In shallower wells it is sometimes possible to sense echos of tubing connections continuously from the surface to the fluid level. The fluid level can then be determined without measuring velocity according to the simple formula

H=N L.sub.a . . . 2


H=distance from the surface to the fluid top, ft

N=total number of tubing joints counted from initial blast to fluid level echo

L.sub.a =average length of the segmented tubing joints, ft.

In deeper wells and in wells in which `hearing` is poor, it is usually not possible to receive echos from every tubing connection from the surface to the fluid level. In these cases, the velocity is inferred using echos from the shallower tubing connections which are still discernable and equation 1 is used to calculate the depth to fluid. If desired, the explicit calculation of velocity in equation 1 can be avoided by using equation 3 below. The number of connection echos per inch on the paper recording (while the echos are discernable) is measured and this echo rate is applied to the number of inches on the chart representing the time between the initial blast and the fluid level echo. This is expressed in the formula

H=R L.sub.a D . . . 3


H=distance from the surface to the fluid top, ft

R=number of tubing connection echos per inch on the chart paper, joints/inch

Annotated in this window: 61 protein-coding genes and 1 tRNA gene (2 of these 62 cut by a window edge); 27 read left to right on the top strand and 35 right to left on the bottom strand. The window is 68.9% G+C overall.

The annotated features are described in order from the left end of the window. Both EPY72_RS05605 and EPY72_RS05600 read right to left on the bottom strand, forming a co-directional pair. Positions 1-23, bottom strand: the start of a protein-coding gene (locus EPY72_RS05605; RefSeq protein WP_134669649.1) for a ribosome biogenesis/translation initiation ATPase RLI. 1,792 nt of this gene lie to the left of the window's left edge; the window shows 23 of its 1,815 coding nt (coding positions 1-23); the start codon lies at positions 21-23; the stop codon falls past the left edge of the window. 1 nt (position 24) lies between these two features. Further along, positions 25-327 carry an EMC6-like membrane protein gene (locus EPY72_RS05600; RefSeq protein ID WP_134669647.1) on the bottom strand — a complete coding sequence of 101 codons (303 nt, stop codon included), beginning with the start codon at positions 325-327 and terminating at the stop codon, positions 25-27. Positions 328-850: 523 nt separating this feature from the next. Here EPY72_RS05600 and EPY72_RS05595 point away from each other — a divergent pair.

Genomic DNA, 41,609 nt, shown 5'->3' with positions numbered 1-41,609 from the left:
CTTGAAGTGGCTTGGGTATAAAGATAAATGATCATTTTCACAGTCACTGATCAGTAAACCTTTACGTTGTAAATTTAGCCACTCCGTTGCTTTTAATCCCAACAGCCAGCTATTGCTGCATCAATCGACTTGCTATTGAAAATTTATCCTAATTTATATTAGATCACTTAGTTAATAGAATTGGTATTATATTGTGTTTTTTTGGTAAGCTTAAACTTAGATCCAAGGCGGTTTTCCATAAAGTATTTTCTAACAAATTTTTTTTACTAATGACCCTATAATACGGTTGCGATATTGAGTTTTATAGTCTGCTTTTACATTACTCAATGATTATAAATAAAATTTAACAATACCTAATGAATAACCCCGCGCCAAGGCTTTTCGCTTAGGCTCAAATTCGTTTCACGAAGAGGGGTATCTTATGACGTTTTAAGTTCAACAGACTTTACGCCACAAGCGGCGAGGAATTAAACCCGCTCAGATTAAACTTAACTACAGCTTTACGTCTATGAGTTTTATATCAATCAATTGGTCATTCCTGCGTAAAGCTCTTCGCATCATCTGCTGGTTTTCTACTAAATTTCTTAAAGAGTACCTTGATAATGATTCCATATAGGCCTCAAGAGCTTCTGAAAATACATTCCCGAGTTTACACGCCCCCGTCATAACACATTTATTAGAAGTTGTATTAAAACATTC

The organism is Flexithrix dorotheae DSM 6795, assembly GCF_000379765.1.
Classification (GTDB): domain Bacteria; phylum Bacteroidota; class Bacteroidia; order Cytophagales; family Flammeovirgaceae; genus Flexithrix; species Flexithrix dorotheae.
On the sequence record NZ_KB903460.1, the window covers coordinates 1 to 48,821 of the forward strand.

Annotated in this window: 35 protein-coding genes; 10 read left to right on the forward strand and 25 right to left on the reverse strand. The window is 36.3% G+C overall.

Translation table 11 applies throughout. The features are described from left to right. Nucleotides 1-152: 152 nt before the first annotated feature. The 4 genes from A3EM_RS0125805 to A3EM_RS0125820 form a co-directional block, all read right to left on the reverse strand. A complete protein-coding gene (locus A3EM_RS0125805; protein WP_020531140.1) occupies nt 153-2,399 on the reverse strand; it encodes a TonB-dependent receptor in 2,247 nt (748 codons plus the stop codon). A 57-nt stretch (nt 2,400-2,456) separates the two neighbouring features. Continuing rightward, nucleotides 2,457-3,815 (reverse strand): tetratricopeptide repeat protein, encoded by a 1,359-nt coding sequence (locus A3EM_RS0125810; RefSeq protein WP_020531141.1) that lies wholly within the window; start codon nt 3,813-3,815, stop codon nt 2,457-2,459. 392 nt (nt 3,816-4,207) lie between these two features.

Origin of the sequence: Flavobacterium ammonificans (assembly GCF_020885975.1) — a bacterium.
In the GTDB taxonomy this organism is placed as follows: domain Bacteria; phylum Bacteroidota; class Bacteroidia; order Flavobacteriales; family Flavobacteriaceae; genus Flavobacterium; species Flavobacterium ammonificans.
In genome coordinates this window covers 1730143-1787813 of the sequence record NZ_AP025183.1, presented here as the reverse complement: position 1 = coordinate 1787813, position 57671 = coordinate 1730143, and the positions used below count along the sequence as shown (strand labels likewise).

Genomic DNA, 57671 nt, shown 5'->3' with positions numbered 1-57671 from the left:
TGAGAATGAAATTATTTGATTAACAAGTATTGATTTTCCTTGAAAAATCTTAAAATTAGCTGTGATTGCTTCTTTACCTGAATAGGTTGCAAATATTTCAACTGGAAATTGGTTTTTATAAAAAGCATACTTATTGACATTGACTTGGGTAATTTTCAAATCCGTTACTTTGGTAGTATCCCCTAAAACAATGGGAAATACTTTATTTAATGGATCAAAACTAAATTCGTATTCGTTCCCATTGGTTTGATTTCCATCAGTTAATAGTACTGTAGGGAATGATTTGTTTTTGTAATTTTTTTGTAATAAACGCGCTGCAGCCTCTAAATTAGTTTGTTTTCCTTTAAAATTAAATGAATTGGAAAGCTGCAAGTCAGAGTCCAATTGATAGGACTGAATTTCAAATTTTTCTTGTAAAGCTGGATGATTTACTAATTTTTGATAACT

L.sub.a =average length of the segmented tubing joints, ft

D=measured distance (on the chart paper) between the initial blast and the fluid level echo, inches.

In recent years, microcomputers have been used to collect, compute and display fluid level information. The computer is used to record and display the echos instead of the paper chart device. The methods of finding fluid level are the same as used in the older methods, but the techniques are merely implemented with the computer.

Existing technology, either traditional or digital, has certain aspects in need of improvement.

i) Creation of the noise in the casing in the usual way has inherent disadvantages. This is because the faint echos from tubing connections tend to be lost in the noisy initial blast. The initial blast has a complex character. Consequently, it is necessary to use filtering techniques (either electronically with the traditional equipment or digitally with computer based equipment) in order to discern the faint echos in the noisy background caused by the initial blast.

ii) Inherent errors exist when theoretical relationships are used to compute the velocity of sound in the gaseous medium.